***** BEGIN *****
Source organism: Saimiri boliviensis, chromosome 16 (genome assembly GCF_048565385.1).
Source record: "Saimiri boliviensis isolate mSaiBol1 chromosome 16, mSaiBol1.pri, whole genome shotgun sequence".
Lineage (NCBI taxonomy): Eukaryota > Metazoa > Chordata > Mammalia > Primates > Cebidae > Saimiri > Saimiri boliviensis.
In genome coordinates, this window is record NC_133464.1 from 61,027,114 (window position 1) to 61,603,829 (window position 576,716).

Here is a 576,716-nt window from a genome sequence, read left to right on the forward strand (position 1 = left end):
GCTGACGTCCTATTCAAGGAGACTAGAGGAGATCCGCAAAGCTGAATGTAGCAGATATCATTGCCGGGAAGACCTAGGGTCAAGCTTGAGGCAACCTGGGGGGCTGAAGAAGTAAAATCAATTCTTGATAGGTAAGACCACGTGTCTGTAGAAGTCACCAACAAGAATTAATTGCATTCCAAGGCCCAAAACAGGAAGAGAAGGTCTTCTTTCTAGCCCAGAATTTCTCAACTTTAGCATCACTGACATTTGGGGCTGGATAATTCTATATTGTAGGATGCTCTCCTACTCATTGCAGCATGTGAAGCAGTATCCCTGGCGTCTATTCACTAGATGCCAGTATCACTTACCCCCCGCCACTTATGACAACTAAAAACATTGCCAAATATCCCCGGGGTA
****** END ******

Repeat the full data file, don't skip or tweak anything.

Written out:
Source organism: Saimiri boliviensis, chromosome 16 (genome assembly GCF_048565385.1).
Source record: "Saimiri boliviensis isolate mSaiBol1 chromosome 16, mSaiBol1.pri, whole genome shotgun sequence".
Lineage (NCBI taxonomy): Eukaryota > Metazoa > Chordata > Mammalia > Primates > Cebidae > Saimiri > Saimiri boliviensis.
In genome coordinates, this window is record NC_133464.1 from 61,027,114 (window position 1) to 61,603,829 (window position 576,716).

Here is a 576,716-nt window from a genome sequence, read left to right on the forward strand (position 1 = left end):
GCTGACGTCCTATTCAAGGAGACTAGAGGAGATCCGCAAAGCTGAATGTAGCAGATATCATTGCCGGGAAGACCTAGGGTCAAGCTTGAGGCAACCTGGGGGGCTGAAGAAGTAAAATCAATTCTTGATAGGTAAGACCACGTGTCTGTAGAAGTCACCAACAAGAATTAATTGCATTCCAAGGCCCAAAACAGGAAGAGAAGGTCTTCTTTCTAGCCCAGAATTTCTCAACTTTAGCATCACTGACATTTGGGGCTGGATAATTCTATATTGTAGGATGCTCTCCTACTCATTGCAGCATGTGAAGCAGTATCCCTGGCGTCTATTCACTAGATGCCAGTATCACTTACCCCCCGCCACTTATGACAACTAAAAACATTGCCAAATATCCCCGGGGTA